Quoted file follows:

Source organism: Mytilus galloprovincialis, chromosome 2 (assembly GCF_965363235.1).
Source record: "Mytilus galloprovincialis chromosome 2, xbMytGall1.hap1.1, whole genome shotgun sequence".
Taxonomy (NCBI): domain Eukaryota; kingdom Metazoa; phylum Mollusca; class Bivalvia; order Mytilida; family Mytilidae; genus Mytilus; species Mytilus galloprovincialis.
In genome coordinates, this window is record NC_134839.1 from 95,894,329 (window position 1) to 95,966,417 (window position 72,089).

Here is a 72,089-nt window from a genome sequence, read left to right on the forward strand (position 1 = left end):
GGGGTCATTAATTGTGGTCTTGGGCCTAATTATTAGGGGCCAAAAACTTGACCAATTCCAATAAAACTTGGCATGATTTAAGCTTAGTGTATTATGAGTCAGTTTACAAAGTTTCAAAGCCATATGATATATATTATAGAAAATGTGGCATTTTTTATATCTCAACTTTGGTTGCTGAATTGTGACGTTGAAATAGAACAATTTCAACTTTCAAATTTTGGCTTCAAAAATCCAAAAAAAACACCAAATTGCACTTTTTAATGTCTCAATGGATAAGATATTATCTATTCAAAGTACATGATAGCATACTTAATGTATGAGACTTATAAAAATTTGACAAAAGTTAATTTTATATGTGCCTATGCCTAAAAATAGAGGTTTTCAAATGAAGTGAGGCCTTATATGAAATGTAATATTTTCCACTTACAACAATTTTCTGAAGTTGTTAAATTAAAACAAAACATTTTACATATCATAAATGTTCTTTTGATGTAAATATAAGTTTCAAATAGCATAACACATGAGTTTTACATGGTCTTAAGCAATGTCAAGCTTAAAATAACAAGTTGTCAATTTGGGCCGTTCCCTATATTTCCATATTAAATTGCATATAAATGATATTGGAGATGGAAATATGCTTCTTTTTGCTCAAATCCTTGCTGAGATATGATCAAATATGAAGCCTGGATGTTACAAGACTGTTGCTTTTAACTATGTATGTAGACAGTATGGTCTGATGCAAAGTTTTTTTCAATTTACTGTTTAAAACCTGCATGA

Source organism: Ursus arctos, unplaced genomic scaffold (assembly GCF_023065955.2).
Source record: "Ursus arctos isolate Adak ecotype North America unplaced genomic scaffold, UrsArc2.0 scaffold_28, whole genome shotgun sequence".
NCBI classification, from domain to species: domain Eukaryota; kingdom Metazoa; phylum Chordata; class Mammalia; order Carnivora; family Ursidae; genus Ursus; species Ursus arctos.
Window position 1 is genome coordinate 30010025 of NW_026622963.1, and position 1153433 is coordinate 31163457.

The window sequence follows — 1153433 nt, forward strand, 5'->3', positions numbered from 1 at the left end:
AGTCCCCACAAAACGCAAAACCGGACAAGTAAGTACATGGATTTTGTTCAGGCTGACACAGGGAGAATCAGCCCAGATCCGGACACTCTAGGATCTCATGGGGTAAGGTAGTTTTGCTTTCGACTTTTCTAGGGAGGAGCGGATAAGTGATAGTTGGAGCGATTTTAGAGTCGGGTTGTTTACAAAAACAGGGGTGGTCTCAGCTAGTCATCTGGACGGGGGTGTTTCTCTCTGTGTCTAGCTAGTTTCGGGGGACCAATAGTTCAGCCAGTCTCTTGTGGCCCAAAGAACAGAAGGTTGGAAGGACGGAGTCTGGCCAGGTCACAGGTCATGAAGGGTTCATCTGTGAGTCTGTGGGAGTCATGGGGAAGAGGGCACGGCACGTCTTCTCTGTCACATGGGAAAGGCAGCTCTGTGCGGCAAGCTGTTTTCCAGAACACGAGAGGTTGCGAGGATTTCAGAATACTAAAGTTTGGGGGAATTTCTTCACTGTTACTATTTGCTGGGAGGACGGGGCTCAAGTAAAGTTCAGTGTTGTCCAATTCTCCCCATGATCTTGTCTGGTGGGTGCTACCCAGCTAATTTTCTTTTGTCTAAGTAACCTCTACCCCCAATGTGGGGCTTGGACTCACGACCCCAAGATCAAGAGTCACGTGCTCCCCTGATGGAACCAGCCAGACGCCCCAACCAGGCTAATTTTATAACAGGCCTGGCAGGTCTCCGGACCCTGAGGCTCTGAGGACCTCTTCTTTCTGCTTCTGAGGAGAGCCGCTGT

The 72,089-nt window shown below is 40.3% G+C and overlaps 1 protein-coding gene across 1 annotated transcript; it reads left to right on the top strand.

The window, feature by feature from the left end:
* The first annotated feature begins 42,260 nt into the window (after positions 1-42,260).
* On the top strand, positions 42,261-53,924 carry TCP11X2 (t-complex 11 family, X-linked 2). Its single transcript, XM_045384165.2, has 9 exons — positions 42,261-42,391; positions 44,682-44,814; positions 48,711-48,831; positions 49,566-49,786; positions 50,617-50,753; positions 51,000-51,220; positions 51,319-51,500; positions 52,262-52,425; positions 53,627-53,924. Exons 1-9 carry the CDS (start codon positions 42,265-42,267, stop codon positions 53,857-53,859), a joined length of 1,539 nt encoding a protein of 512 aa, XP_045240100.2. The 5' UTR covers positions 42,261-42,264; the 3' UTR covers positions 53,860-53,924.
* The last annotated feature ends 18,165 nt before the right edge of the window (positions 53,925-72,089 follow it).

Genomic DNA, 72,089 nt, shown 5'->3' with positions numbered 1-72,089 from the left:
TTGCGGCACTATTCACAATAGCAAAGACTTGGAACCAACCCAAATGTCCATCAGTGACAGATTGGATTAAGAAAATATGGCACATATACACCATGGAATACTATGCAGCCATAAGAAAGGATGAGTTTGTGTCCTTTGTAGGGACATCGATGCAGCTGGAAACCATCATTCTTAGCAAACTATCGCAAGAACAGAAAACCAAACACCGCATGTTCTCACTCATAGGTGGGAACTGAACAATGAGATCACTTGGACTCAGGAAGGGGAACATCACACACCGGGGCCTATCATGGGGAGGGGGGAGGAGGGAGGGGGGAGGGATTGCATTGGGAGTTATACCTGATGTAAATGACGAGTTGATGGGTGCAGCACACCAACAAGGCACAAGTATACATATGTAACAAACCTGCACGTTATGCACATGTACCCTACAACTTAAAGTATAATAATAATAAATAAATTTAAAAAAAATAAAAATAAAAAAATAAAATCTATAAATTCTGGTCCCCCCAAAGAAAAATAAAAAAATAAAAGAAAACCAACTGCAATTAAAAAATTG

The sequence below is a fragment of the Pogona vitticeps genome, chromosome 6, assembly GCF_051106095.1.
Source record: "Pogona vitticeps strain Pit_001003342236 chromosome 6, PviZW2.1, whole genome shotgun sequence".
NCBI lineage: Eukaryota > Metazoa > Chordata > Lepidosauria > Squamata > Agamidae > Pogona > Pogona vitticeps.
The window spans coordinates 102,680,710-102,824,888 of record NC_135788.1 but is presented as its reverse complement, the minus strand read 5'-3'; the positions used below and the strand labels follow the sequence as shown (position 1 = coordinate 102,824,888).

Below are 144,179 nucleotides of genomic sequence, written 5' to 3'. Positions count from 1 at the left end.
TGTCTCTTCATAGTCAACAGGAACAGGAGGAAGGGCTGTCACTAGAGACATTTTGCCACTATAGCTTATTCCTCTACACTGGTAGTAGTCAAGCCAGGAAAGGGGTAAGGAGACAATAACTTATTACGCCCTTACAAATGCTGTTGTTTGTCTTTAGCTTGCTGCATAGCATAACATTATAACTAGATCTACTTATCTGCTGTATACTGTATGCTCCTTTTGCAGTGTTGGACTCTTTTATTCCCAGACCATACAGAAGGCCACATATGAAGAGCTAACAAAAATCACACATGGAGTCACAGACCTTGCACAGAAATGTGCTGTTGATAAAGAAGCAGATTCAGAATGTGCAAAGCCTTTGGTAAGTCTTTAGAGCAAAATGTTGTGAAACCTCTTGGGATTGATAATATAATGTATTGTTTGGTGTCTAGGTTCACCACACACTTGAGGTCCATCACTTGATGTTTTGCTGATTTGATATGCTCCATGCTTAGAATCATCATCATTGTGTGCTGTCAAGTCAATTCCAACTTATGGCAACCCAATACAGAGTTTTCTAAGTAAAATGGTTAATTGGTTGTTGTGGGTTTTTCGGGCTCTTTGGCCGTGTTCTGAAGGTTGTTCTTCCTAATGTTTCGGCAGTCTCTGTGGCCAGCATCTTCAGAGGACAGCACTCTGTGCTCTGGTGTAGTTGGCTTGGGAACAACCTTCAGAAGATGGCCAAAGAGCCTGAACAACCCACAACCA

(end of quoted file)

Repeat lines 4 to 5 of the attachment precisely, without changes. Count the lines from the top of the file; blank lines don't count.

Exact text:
In genome coordinates, this window is record NC_134839.1 from 95,894,329 (window position 1) to 95,966,417 (window position 72,089).

Here is a 72,089-nt window from a genome sequence, read left to right on the forward strand (position 1 = left end):